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1. The problem statement, all variables and given/known data
A sealed, thermally insulated tank of volume 2 [itex] m^3 [/itex] has a safe working pressure of 4 bar. At 20 degrees Celcius, 10% of the volume is occupied by water, the remainder by water vapour. Calculate how much heat can be added without exceeding the safe working pressure.
This question is from "Basic Engineering Thermodynamics'  P. B. Whalley  p. 63, q6.6
2. Relevant equations
1st law of Thermodynamics: [itex] Q  W = \Delta U [/itex]
Other equations in the photo
3. The attempt at a solution
The attached photo is my attempt (apologies, was trying to find out how to make it just an attachment). Hopefully, it is legible, was initially working in draft...
My method outline:
1. work out the initial masses of liquid and vapour
2. work out the dryness fraction
3. work out the initial (specific) internal energy
4. using ideal gas law to calculate specific volume that would give pressure of 4 bar
5. calculate final dryness fraction
6. calculate final (specific) internal energy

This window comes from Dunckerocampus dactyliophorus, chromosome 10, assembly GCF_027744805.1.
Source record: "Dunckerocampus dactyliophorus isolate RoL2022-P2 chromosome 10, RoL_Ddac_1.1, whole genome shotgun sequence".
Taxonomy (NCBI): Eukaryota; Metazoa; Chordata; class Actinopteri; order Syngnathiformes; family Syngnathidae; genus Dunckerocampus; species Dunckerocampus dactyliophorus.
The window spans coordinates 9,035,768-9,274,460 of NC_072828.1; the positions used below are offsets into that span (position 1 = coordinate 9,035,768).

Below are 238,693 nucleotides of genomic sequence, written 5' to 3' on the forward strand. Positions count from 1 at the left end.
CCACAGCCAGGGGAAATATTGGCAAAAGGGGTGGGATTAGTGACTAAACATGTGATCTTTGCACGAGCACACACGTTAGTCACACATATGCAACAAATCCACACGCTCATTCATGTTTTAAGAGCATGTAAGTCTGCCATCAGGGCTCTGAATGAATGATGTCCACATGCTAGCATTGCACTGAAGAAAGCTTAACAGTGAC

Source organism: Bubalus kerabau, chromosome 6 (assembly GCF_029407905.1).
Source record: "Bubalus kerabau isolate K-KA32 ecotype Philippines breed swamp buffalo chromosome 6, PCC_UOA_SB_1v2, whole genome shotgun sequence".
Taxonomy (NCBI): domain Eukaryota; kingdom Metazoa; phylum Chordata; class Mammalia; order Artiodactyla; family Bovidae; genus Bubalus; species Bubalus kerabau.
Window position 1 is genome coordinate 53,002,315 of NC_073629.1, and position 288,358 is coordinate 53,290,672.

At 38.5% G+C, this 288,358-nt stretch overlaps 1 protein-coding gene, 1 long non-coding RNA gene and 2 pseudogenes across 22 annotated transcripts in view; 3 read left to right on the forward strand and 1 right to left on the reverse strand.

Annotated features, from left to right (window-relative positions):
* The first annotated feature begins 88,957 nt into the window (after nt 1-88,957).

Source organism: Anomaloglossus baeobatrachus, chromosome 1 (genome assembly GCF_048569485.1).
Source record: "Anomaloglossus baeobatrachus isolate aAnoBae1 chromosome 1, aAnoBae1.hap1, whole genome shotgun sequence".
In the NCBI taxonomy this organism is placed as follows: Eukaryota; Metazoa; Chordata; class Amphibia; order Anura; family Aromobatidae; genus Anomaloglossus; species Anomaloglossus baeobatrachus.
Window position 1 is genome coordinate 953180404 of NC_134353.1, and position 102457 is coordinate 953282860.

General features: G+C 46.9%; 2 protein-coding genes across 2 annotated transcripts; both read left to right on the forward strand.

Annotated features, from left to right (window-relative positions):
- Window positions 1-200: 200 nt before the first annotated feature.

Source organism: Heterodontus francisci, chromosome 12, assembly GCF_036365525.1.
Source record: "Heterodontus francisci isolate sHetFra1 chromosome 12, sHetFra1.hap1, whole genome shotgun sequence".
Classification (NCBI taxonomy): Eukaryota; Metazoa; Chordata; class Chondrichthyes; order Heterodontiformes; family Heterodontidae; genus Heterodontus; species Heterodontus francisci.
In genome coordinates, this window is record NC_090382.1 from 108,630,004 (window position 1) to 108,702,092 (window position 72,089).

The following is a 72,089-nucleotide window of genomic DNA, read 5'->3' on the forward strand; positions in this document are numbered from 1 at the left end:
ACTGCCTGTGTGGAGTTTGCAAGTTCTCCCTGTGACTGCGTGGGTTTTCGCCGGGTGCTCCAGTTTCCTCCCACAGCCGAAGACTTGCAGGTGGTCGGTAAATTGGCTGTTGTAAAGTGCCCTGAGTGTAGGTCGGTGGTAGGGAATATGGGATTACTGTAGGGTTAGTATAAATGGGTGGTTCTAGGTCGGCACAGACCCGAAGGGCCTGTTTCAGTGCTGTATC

7. find the difference between the U values (after including mass in the calculation)
However, in step 5, I am getting a dryness fraction > 1, which doesn't make sense. I would appreciate any help regarding any flaws in my method or working.
Thanks in advance
A sealed, thermally insulated tank of volume 2 [itex] m^3 [/itex] has a safe working pressure of 4 bar. At 20 degrees Celcius, 10% of the volume is occupied by water, the remainder by water vapour. Calculate how much heat can be added without exceeding the safe working pressure.
This question is from "Basic Engineering Thermodynamics'  P. B. Whalley  p. 63, q6.6
2. Relevant equations
1st law of Thermodynamics: [itex] Q  W = \Delta U [/itex]
Other equations in the photo
3. The attempt at a solution
The attached photo is my attempt (apologies, was trying to find out how to make it just an attachment). Hopefully, it is legible, was initially working in draft...
My method outline:
1. work out the initial masses of liquid and vapour
2. work out the dryness fraction
3. work out the initial (specific) internal energy
4. using ideal gas law to calculate specific volume that would give pressure of 4 bar
5. calculate final dryness fraction
6. calculate final (specific) internal energy
7. find the difference between the U values (after including mass in the calculation)
However, in step 5, I am getting a dryness fraction > 1, which doesn't make sense. I would appreciate any help regarding any flaws in my method or working.
Thanks in advance
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